New Blog Post, Host, Why Not Both?

When I started out on the web in 2008 with a little site called Freshbytes, it was a different time and place. I needed somewhere to host the website, and there wasn’t much out there for affordable hosting for a high school student. I initially chose to go with BlueHost, which was fine — say what you want about shared hosting, but it was plenty good enough for the simple WordPress website I wanted to host, and even turned out to be more than OK for the additional WordPress websites and other static websites I started up later on (including this one).

I eventually moved away from the US-based BlueHost to the Australian-based VentraIP. Not for any particular reason, besides wanting my hosting in Australia. There’s actually very little difference between hosting in Australia and hosting overseas, besides a shorter route for what I assume is most of my “audience”. A large price disparity meant I couldn’t host in Australia from the outset, hence having to go with BlueHost, but in 2010 I made the switch, and have been hosted on VentraIP until recently.

The way I get by without a full-time job is keeping my expenses low. I don’t drive, smoke, drink, or take drugs, and part of keeping my expenses low involves looking at my recurring expenses every now and again, just to see where we’re at. It’s why I’m not a full-time Spotify subscriber, even though I enjoy the service occasionally and it’s, what, $12 a month?

Recurring expenses are a tricky thing. In the old days you’d pay for a bit of software and be done with it, at least until the next major version came out or you needed to upgrade, but these days, everything is a subscription. You can subscribe to Spotify for music, you can subscribe to Office 365, and while you can’t subscribe to a copy of Windows just yet, there are rumours that will happen in the future. You pay on a monthly basis for your mobile and internet and while that’s all well and good, you have to factor those in when you’re looking at your finances.

I never used to do an annual review of everything that I’m paying on a recurring basis for, but with the subscriptions and recurring expenses staring to pile up, I thought I’d take a look. Sometimes subscriptions are better value for money, and sometimes they aren’t. For example, I used to pay every year for each new major version of Lightroom, but when Adobe came out with the Creative Cloud Photography plan which included Lightroom and Photoshop for around the same price I was paying for Lightroom, it made sense to move to that instead of just paying for Lightroom alone.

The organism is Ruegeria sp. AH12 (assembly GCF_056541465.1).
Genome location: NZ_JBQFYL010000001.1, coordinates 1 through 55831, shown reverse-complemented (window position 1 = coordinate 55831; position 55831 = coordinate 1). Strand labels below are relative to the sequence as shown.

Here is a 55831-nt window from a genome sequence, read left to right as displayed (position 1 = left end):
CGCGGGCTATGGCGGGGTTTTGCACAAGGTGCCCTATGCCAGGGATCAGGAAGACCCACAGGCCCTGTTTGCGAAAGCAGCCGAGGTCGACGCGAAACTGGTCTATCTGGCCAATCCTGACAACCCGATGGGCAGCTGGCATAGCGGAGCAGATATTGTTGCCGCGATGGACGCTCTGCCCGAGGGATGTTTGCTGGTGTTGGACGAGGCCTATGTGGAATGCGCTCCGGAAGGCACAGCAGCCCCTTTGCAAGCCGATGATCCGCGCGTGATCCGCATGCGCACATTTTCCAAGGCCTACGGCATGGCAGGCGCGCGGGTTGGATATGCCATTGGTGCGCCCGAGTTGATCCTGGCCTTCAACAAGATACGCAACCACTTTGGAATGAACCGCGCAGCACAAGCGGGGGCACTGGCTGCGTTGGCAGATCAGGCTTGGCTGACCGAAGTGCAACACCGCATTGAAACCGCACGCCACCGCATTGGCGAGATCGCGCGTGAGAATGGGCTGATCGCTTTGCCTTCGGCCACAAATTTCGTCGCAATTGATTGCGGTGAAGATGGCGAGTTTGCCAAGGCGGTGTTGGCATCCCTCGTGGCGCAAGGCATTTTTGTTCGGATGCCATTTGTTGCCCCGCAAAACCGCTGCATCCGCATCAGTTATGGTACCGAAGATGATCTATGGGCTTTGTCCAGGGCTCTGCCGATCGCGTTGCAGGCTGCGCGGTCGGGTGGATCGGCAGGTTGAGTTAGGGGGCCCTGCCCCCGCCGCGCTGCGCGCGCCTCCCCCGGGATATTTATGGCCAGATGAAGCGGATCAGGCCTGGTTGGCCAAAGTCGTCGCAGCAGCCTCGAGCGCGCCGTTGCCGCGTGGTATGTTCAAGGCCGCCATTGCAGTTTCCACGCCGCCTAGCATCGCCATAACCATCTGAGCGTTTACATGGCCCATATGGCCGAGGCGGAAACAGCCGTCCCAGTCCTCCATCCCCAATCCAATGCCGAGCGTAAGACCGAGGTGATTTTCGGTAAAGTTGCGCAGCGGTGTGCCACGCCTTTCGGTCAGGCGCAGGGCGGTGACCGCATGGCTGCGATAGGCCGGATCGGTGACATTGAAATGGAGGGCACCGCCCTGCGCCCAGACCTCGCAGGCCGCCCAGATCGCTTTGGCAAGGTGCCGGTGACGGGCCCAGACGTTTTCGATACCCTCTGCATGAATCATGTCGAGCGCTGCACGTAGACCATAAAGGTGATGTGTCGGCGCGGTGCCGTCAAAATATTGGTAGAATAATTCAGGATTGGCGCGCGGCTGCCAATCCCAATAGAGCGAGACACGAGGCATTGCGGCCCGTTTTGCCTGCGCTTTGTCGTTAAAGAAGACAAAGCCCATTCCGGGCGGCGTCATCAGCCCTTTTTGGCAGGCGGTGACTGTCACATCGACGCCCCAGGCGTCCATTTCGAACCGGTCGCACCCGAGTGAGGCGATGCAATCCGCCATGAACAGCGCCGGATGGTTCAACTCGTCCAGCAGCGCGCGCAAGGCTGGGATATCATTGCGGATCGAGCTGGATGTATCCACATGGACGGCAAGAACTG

Like Gabe from MacDrifter, maybe I’ll have to start doing a tally of recurring service expenses. I can afford to be fairly flexible with my money, but only because my parents hound me for still living at home and not having a full time job. I guess if things get tight I can always cut down on a few unused domain names, or something…

Which brings us to the whole point of this post: if you’ve noticed a little extra snappiness in this blog recently, it’s because I recently moved it to a new host. My first renewal notice for VentraIP came up, and I honestly didn’t know I was paying that much for hosting (my first invoice was 50% off, which kind of helped).

After checking out a few different options, I decided to migrate Freshbytes and the other websites onto Zuver — $2 a month now covers that part of my hosting requirements just fine.

Meanwhile, this blog is now hosted on a Digital Ocean VPS. We’ve been using Digital Ocean for AppleTalk, and it’s been great, so I’m going with them again for my own blog. If you sign up with that referral link, we’ll both get $10 credit — enough for two months of SSD-based VPS hosting on their cheapest tier (which is way more than this tiny blog needs).

Migrating the site was easy and involved minimal downtime. In brief: copy WordPress files, unzip your database, update your DNS records to the new host, tell Digital Ocean about your domain name, and away you go. I ran into a few permissions issues along the way and had to setup the server from basically scratch, but Digital Ocean is great in that they have an awesome set of tutorials if you’ve never had your own VPS before (I’ve only used cPanel-based hosts in the past).

As a result of changing things around, I’m now getting more hosting for my money than I would have, if I had renewed my VentraIP account for another few years. My blog is back in the US, sure, but that’s never been a big deal — and honestly, it feels faster than it has anyway. The rest stays in Australia, and basically everyone wins.

One new blog post, one new blog host. It’s a shame “both” doesn’t really rhyme.

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